I apologize for my extended absence. In addition to putting the finishing touches on my wedding (scheduled for less than 2 months from now), and looking for consulting gigs, my fatigue has been terrible the last couple of weeks. I won’t spend this entire entry talking about fatigue, but sometimes I’d give anything to be able to take a vacation from my body. Now there’s a business idea. Rent a body. I think it has great potential.
I’d like to say I’ve just been enjoying the lazy days of summer, but the 90+ degree heat is actually starting to get on my nerves. As much as I detest winter (and believe me, that word doesn’t begin to cover it), I’m looking forward to the beautiful Minnesota fall–with day time temps in the 60’s. I have been feeling so bad for my poor little doggies–both pet and guide dog. It is nearly impossible to walk them with any regularity in this heat. I woke up at 5:30 one morning, with hopes of beating the heat. It was already over 75 degrees, with 80% humidity. I’m not sure what other dog users do when the weather is extreme, but extreme temps are an instance when I am very thankful that the Mall of America is near by. Because of it’s huge size, I am able to walk Kaylor for hours without getting bored. The work is also challenging enough, because of the crowds, noise, and food distractions, that he actually gets a good workout while we’re at it.
Several years ago, when I lived in Toronto, I used to take my GSD into what we called “The Underground City.” It sounds rather ominous–bringing to mind dingy tunnels with low ceilings and dripping water, but it’s actually a labyrinth of underground shops, offices, and immaculately kept corridors. In fact, I’ve heard that there is approximately 16 miles of twists and turns–connecting much of the downtown portion of the city. It was a great place to take my dog when the weather was too cold to do anything else–especially since she was one of those dogs that *needed* to work. If I waited too long between workouts, she would actually put her paws up on my lap, and slap me in the side of the head with one of them–all the while uttering her various Shepherd grunts of displeasure. And talk about challenging. My O&M instructor actually had to figure out how to navigate it himself, before he could show me how to get from point A to point B.
I am much more fortunate with Kaylor, in that he is an excessively patient dog. I am also lucky because he can go for several days without difficult work, and then breeze through downtown Minneapolis as though he does it all the time. Speaking of Kaylor, he celebrated his fifth birthday last Friday. He enjoyed some wonderful venison medallions in honor of the occasion. This was a special birthday for me, because my previous two dogs were both retired for health issues before the age of five. It felt good to reach that milestone with a dog again.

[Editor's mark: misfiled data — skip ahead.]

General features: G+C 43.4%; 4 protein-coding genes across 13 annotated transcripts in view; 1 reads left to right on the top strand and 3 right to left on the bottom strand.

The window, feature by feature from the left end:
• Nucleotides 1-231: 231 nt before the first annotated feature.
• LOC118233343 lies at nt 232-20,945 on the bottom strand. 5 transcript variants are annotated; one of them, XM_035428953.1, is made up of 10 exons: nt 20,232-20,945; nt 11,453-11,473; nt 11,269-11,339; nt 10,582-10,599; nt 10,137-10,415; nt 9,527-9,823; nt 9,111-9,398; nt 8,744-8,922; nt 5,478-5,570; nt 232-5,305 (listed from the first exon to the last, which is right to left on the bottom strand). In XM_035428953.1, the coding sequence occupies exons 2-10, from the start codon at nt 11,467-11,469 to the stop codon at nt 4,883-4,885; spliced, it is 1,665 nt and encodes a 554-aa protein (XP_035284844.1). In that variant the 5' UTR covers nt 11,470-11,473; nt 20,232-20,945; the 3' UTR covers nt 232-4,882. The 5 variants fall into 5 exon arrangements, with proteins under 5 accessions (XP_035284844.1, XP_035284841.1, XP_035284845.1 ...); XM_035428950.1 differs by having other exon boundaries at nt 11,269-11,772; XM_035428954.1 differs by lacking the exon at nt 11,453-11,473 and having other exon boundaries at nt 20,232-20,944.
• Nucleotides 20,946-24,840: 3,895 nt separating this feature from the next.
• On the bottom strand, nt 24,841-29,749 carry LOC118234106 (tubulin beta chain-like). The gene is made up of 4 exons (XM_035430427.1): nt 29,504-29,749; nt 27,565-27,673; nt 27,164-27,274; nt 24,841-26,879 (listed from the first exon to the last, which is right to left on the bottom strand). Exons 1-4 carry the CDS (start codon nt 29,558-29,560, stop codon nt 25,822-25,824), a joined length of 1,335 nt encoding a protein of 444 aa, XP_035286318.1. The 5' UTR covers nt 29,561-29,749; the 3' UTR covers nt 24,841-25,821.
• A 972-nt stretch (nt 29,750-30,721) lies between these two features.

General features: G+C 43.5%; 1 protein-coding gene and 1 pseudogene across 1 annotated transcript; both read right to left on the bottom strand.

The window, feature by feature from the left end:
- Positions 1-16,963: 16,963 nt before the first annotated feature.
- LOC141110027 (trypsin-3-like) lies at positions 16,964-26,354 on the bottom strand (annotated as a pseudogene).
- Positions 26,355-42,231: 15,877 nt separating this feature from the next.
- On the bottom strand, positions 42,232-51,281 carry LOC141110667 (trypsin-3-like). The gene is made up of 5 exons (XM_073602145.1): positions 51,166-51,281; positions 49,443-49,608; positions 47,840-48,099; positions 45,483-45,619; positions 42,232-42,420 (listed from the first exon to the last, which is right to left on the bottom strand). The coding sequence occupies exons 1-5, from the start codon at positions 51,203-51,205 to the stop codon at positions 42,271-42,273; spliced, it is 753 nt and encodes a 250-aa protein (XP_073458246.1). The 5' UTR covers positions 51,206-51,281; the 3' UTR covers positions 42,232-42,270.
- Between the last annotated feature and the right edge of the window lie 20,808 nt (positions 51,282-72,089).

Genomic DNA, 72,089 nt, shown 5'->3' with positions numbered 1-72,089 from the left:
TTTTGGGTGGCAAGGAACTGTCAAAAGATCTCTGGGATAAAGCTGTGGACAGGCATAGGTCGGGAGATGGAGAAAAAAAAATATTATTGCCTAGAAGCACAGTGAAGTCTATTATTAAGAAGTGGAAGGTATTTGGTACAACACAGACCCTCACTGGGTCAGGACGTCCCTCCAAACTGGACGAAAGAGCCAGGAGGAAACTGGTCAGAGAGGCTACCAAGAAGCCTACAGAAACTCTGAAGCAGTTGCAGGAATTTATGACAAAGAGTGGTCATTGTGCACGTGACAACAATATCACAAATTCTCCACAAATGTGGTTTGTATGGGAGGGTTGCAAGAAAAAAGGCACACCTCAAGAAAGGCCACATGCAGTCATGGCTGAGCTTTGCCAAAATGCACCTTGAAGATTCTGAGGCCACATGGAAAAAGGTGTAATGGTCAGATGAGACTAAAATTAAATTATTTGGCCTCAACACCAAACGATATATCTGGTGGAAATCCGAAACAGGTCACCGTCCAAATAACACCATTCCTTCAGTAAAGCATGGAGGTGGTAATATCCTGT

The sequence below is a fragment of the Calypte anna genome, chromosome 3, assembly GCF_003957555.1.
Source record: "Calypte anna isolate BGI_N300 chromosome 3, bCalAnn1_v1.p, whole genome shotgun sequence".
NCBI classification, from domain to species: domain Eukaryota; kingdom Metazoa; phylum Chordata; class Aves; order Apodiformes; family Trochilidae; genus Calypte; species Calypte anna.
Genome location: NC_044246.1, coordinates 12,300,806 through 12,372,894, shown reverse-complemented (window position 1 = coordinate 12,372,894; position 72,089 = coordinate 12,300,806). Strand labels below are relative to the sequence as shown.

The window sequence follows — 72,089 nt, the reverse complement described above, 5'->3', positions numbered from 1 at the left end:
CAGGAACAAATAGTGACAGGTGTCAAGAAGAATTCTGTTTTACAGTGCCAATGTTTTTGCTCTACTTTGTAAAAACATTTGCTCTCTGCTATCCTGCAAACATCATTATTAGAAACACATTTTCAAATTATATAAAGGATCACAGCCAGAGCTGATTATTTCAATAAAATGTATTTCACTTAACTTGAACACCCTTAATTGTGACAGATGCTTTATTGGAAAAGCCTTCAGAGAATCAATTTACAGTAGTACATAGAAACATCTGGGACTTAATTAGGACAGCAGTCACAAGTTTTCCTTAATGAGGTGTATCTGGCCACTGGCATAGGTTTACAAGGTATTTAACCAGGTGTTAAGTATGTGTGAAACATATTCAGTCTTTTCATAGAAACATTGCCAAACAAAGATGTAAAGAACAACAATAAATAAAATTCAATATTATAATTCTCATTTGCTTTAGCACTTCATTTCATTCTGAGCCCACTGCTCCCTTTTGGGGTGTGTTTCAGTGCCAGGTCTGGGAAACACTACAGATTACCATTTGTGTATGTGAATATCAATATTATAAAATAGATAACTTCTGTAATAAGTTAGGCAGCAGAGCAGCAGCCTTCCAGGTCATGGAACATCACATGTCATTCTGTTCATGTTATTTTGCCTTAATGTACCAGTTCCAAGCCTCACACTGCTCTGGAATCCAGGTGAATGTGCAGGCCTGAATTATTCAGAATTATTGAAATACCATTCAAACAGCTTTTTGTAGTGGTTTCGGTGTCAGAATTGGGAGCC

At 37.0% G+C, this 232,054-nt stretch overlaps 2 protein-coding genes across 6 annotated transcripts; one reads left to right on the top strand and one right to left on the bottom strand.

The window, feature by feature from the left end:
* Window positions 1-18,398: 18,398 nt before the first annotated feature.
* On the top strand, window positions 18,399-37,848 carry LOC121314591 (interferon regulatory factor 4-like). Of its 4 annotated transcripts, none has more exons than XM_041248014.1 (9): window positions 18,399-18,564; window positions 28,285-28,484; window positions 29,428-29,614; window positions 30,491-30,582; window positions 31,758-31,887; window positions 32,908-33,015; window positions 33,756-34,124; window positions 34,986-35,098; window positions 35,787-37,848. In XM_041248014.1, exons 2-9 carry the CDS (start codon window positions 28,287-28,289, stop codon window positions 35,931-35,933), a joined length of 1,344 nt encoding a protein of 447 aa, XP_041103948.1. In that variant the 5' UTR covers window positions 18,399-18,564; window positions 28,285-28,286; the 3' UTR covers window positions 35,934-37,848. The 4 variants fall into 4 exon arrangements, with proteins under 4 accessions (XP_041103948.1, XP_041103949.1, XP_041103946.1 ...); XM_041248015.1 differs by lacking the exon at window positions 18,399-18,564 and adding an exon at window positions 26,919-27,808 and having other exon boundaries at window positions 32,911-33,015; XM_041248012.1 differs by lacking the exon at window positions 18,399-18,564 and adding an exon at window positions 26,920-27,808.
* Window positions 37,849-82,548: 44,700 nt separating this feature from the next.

He also received a very nice phone call from his puppy raisers. They are the nicest couple, and they spoil him rotten every Christmas. Last Christmas they sent him a doggy bed that could easily fit two of him–from LLBean, no less.
Now, I say this with the knowledge that I have been extremely lucky in the puppy raising department, but I actually like knowing my dog’s raisers. I love hearing all those fun puppy stories, getting the puppy photos, and hearing about what my dog liked to do as a puppy. For instance, without contact with his raisers, how else would I know that Kaylor visited the historic library at Yale when he was five months old? Or that he used to like to hunt small mountain creatures with the family Newfoundland? Explains a lot about the rabbit killing incident…
Don’t get me wrong, I think the Seeing Eye is an amazing program. I have even considered trying them when it comes time to get my next dog. I only mention TSE, because I am familiar with their puppy raising policies. At the same time, the exercise of sitting through a graduation is quite tiresome. I love meeting my raisers–I only wish I could just skip graduation and go straight to the dinner or other social activities I have done with them in the past.
Well, I’ve gone on long enough for now. Barring future bouts of extreme fatigue, I will attempt to post far more regularly than I have in the last several weeks. Hope all are well, and managing to stay cool, and out of the path of storms.
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Want a vacation? Want to rent a body? How about move into a brand new one, specially grown from your cells? There’s a particularly repugnant procedure called a Human Brain Transplant performed by House Bharaputra on Jackson’s Hole. If you’re into sci-fi, this is featured in Lois McMaster Bujold’s Miles Vorkosigan series of books. Vorkosigan fights these idiots, among many other adversaries, in his adventures through space while leading a double-life as both royalty and a mercenary! Love those books.
They’re available on Bookshare, and part of the collection is also on Audible.